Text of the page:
I used to have two simple shell aliases for
alias ipy=ipython alias pylab='ipython --pylab'
These were separated for a couple of reasons:
pylab mode of
IPython was deprecated, for good reason. It "infects" the global namespace with all
numpy functions. It breaks two entries in the famous "Zen of Python":
- Explicit is better than implicit.
- Namespaces are one honking great idea -- let's do more of those!
From a practicality perspective it also is much slower to start up. This is annoying when I quickly want to plot something.
I then remembered the
IPython profile functionality. A separate profile, and hence separate configuration and startup procedure for each profile. I customized my configuration for each profile in basically the same way: I turned off the startup banner - I've seen it enough times now! - and configured the log format. In the "pylab" form I set
c.InteractiveShellApp.pylab = 'auto' to enable the interactive plotting, with a backend chosen for me, and set
c.TerminalInteractiveShell.autocall = 2. This last one may be a bit controversial, so I'll explain a bit further.
This setting (sometimes) removes the need for parentheses when running python code. For example:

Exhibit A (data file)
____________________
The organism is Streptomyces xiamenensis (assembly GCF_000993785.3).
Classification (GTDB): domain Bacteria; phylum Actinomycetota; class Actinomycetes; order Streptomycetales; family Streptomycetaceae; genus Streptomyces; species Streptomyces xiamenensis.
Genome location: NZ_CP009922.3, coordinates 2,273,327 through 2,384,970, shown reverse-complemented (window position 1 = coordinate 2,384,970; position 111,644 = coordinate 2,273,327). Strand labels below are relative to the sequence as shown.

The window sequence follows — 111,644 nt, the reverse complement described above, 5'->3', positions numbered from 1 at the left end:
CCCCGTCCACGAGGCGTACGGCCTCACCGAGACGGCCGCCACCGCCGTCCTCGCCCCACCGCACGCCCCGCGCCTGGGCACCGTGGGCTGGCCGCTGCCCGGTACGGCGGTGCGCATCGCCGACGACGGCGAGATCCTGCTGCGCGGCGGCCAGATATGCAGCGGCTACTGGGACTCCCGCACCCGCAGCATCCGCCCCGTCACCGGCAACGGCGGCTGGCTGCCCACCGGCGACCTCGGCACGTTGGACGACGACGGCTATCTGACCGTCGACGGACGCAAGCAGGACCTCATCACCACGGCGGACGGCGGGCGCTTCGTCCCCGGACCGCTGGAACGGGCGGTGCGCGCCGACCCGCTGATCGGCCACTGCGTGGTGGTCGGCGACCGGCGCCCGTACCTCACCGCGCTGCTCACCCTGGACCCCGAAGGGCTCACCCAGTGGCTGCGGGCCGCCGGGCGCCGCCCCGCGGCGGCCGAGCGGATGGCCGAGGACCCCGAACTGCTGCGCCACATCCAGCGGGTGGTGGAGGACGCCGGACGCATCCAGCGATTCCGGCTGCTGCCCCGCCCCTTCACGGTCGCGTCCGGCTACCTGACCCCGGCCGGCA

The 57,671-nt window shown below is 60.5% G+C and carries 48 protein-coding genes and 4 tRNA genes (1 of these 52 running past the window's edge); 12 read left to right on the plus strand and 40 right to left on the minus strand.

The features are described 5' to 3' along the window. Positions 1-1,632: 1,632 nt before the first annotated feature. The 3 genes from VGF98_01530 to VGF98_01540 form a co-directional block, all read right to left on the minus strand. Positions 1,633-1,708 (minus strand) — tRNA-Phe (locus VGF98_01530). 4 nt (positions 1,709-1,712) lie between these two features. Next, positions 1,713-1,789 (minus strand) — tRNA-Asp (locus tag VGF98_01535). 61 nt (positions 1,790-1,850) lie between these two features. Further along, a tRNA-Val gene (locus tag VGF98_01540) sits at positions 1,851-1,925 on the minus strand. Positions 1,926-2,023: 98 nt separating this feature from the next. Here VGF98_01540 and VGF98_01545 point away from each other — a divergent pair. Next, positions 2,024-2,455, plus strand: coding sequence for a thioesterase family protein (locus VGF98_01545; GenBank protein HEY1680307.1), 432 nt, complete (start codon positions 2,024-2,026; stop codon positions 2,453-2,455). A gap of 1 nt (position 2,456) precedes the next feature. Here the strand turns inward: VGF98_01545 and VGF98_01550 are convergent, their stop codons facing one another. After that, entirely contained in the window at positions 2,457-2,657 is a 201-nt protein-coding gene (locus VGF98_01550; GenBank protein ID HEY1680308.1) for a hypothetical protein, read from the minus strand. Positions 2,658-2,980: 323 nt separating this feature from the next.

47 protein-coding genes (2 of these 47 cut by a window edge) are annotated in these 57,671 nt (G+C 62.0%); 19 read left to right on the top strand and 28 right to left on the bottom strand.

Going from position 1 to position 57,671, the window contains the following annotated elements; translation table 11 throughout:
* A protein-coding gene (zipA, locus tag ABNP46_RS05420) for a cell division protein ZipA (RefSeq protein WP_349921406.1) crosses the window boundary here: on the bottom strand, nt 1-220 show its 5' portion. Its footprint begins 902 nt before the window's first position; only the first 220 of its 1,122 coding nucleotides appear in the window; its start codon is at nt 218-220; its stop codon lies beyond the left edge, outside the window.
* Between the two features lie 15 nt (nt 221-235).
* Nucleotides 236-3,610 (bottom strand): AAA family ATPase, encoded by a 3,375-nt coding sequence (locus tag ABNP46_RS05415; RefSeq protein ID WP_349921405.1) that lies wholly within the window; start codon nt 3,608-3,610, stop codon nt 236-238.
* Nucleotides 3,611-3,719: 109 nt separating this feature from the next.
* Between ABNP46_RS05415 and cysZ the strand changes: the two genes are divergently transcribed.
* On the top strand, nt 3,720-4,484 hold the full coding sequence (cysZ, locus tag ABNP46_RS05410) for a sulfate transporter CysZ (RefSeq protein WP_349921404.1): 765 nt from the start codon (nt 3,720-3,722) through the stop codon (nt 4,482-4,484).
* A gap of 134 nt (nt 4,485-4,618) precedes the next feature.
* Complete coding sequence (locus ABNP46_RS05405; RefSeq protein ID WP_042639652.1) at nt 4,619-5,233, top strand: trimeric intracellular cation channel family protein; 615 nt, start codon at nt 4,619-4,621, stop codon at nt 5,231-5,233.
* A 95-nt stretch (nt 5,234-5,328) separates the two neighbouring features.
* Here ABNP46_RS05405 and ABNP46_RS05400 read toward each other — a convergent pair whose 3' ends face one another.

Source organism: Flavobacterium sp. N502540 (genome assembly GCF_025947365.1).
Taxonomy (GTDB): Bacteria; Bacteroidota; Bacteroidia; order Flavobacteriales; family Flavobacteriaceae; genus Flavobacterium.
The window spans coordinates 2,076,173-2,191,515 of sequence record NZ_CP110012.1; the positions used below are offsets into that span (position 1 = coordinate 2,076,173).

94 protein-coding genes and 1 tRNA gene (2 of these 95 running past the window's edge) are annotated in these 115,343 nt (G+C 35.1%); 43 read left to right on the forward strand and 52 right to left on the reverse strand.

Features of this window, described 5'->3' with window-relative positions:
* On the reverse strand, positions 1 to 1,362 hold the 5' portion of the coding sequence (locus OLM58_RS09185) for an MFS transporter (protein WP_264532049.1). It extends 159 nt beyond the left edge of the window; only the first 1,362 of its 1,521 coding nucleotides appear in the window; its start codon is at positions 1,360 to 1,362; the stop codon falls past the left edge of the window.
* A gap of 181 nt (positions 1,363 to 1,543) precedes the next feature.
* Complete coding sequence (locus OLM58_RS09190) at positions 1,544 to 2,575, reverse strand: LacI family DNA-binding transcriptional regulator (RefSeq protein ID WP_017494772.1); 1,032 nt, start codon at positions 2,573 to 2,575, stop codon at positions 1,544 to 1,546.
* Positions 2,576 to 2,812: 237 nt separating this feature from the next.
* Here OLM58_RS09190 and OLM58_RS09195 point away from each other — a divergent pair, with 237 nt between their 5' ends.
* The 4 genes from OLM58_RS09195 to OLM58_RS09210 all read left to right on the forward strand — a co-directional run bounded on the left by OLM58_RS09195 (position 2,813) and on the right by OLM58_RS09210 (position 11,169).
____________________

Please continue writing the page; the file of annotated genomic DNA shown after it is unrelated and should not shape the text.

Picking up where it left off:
def stuff(value): print(value + 5) stuff(5) # Normal python stuff 5 # Valid with autocall = 1 or 2, see below def more_stuff(): print('Hi there') more_stuff() # Normal python more_stuff # Exception in all but autocall = 2
This setting has three options:
0 to disable the feature,
1 to enable it in a "smart" sense, and 2 where it's enabled always. The main difference between
2 is when a "bare" function is called, e.g.
more_stuff in the example above, without parentheses. With
autocall = 2 the function is called rather than merely returned.
Starting up with
I am a fan of the seaborn visualisation package, for the styles and extra features. In the
pylab profile I set this up to automatically import seaborn and silently fail if it's not found. This code can be found in this file. I'll explain it here.
from __future__ import print_function try: print('Loading seaborn...', end=' ') import seaborn as sns except ImportError: print('Cannot load seaborn') else: print('Done')
I start by importing
__future__ to ensure python 2/3 compatibility. Next in a
try/except block I try importing
seaborn, under the
sns prefix which I'm accustomed to. Should an import error occur (such as I have not got the package installed in the current
conda environment) I tell the user. The print functions are called such with
... end='') to ensure the status message is all on one line, purely for aesthetics.
My current configuration can be read for